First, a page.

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10 New Hampshire Waterfalls That Are Worth the Hike

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There are a lot of great things about hiking, such as the ability to get out into the woods, explore trails, and stumble upon scenic vistas. And waterfalls. There’s just something about towering cliffs and rushing whitewater plunging from above that can take one’s breath away, with sights and sounds that can range from soothing to downright exhilarating. Fortunately, there’s no shortage of New Hampshire waterfalls — and although there are many that can be reached by car, there’s a certain satisfaction in lacing up your hiking boots and getting out onto the trails in search of beautiful cascades. Here are 10 great hiking trails with waterfalls, rated from easy to difficult and all over a mile in length, that you can find in New Hampshire.

10 New Hampshire Waterfalls That Are Worth the Hike

New Hampshire Waterfalls | Arethusa Falls

Cathryn McCann

10 Worthwhile Hiking Trails to New Hampshire Waterfalls

Love trails? Love waterfalls? New Hampshire is a great place to find both. Here are some of our favorites:

Basin-Cascades Trail | Lincoln

Length: Up to two miles round-trip
Rating: Easy
About: The Basin-Cascades Trail is less of a single destination and more of a mile-long display of beautiful waterfalls and cascades. The trail runs parallel to Cascade Brook and leads to several popular features, including a small waterfall located in the Pemigewasset River basin that chutes into a whirlpool, Kinsman Falls, a 15-foot fall that plunges into a swimmable pool, and Rocky Glen Falls, the largest of the bunch at 35 feet. There are unnamed cascades and fun water features throughout the trail, so it’s possible (despite the route’s popularity) for all hikers to find a fine private area where they can enjoy the water and view. The easy, short trail ascends subtly and is a segment of the famous Appalachian Trail. The trailhead can be reached off of I-93 via the Basin parking areas (on either side) in Franconia Notch State Park.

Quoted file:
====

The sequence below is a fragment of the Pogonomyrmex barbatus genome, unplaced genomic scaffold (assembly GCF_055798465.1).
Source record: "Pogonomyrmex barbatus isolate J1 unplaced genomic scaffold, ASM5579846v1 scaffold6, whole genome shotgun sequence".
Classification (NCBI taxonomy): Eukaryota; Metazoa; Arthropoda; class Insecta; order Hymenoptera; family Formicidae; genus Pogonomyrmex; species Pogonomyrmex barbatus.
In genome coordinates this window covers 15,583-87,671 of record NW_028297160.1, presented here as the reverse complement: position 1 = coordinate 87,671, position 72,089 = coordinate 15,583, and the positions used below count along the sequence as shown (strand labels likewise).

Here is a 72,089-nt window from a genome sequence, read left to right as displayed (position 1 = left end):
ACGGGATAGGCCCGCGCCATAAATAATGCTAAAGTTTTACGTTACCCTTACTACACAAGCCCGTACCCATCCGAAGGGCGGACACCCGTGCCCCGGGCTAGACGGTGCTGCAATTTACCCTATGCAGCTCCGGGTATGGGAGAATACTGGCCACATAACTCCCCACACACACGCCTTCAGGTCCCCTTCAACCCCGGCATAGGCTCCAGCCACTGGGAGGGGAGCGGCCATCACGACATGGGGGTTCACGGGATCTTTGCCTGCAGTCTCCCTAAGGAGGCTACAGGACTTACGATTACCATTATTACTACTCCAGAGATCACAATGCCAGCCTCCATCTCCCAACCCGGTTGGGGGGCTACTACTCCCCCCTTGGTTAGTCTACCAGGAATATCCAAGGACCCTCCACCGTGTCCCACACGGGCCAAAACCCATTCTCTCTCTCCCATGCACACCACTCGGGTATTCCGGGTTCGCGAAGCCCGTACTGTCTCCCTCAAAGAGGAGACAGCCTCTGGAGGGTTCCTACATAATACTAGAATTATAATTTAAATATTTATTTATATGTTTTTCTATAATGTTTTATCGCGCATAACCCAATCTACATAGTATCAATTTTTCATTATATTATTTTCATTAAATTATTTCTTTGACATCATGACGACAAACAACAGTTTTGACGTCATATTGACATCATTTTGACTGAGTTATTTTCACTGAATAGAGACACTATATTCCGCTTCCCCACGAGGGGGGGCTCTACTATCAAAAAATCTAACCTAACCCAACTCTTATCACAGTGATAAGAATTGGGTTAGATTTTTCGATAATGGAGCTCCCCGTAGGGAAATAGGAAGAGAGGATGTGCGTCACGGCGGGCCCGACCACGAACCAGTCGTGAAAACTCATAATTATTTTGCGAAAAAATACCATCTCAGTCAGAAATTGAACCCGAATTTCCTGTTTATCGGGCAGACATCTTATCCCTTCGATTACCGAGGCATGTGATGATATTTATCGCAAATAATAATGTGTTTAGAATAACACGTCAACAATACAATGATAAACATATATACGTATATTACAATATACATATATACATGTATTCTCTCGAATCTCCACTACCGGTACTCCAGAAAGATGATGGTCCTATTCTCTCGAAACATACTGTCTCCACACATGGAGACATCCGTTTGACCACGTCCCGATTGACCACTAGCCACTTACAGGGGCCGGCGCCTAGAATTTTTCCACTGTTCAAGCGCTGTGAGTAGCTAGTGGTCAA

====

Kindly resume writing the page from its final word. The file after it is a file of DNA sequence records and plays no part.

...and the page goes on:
Arethusa Falls | Hart’s Location

Length: Three miles round-trip or five-mile loop
Rating: Moderate to difficult
About: Tucked away within Crawford Notch State Park in the White Mountains, this waterfall from the headwaters of Bemis Brook plunges along a granitic cliff to a rocky pool beneath. Although estimates of the falls’ height vary from 125 to 200 feet, the water rushing from the top seems to be coming right out of the sky. From the parking area off Route 302 in Hart’s Location, hikers can take the Bemis Brook Trail to the Arethusa Falls Trail and out to the waterfall, for a total distance of 1.5 miles (one way). There’s also the option, before or after checking out the waterfall, to hike the Frankenstein Cliff Trail, which forms a loop with the Arethusa Falls Trail, for a total distance of about five miles. Despite the steep trail and tricky terrain you must traverse to get here, some say Arethusa Falls is the best in New England.

10 Worthwhile Hiking Trails with Waterfalls in New Hampshire

New Hampshire Waterfalls | Arethusa Falls

Cathryn McCann

Rainbow Falls | Plymouth

Length: 1.5 miles
Rating: Easy